# Editing Metropolis Light Transport

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The Metropolis Light Transport algorithm consists of a bidirectional path tracer and uses Monte Carlo method for randomly mutating the paths. Each mutation is accepted or rejected based on carefully chosen probability, which prevent a path that passes through an object to be accepted. Then an estimation is made by sampling many paths, and recording their locations on the image plane. | The Metropolis Light Transport algorithm consists of a bidirectional path tracer and uses Monte Carlo method for randomly mutating the paths. Each mutation is accepted or rejected based on carefully chosen probability, which prevent a path that passes through an object to be accepted. Then an estimation is made by sampling many paths, and recording their locations on the image plane. | ||

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== Implementation == | == Implementation == | ||

+ | === Design Details === | ||

The algorithm will be written in C, so there would be no need for additional classes defining points and vectors and no compatibility issues. The structures already present, that define the basic types, such as points, vectors and data structures, will be used. Code will be written in src/rt. | The algorithm will be written in C, so there would be no need for additional classes defining points and vectors and no compatibility issues. The structures already present, that define the basic types, such as points, vectors and data structures, will be used. Code will be written in src/rt. | ||

− | === Bidirectional Path Tracer === | + | ==== Bidirectional Path Tracer ==== |

The path tracer will use rt_shootray() function to create paths. The paths will reflect and mutate based on a reflection model and the already implemented Phong Model and shaders can be used to handle that. | The path tracer will use rt_shootray() function to create paths. The paths will reflect and mutate based on a reflection model and the already implemented Phong Model and shaders can be used to handle that. | ||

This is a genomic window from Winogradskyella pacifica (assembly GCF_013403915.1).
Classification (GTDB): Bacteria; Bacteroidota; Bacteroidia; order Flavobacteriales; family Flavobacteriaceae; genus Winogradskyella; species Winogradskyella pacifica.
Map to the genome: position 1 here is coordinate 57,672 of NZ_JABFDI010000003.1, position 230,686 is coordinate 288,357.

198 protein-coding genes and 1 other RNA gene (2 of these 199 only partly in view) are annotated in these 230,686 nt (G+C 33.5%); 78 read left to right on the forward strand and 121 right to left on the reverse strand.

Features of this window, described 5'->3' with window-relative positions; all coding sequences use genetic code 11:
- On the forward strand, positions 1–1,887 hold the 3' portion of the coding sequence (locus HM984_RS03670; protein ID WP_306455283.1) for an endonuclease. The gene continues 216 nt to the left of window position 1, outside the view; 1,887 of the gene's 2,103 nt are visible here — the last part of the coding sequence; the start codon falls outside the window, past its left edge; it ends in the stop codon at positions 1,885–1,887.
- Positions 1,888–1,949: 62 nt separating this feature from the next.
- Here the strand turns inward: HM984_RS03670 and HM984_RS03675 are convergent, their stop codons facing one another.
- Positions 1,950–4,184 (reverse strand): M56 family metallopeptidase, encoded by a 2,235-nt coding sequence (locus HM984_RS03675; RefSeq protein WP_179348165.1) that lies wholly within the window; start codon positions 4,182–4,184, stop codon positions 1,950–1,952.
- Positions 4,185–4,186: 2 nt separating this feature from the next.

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The BPT is a two pass algorithm, with two rays being shot - one from the camera and the other from the light source). Since creating and reflecting the paths will work basically the same way, there shouldn't be any problems to use the same functions to do both. | The BPT is a two pass algorithm, with two rays being shot - one from the camera and the other from the light source). Since creating and reflecting the paths will work basically the same way, there shouldn't be any problems to use the same functions to do both. | ||

− | === Path Mutation === | + | ==== Path Mutation ==== |

This is the heart of the MLT algorithm - the random mutations on the paths. The mutations can be accepted or rejected based on probability and/or reflection models. | This is the heart of the MLT algorithm - the random mutations on the paths. The mutations can be accepted or rejected based on probability and/or reflection models. | ||

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== Timeline == | == Timeline == | ||

− | + | Until May 26th: studying the source code, getting familiar with the mentors and studying the MLT and the Bidirectional Path Tracer algorithm. | |

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− | + | From May 26th to June 20th: implementation of an efficient bidirectional path tracer: | |

− | + | From June 20th to July 1st: implementation of the path mutation algorithm. It will use pseudo random numbers in order to mutate the nodes. | |

− | + | From July 1st to July 15th: implementation of the algorithm to sample each pixel. The paths will, in theory, start from the screen and from the light source. If path nodes could hold information about the starting pixel, this would be easier. | |

− | + | From July 15th to August 1st: assembly of the parts and implementation of the final MLT algorithm. | |

− | + | From August 1st to August 18th: this period will be used to fix the remaining bugs, write documentation and/or implement any missing features. |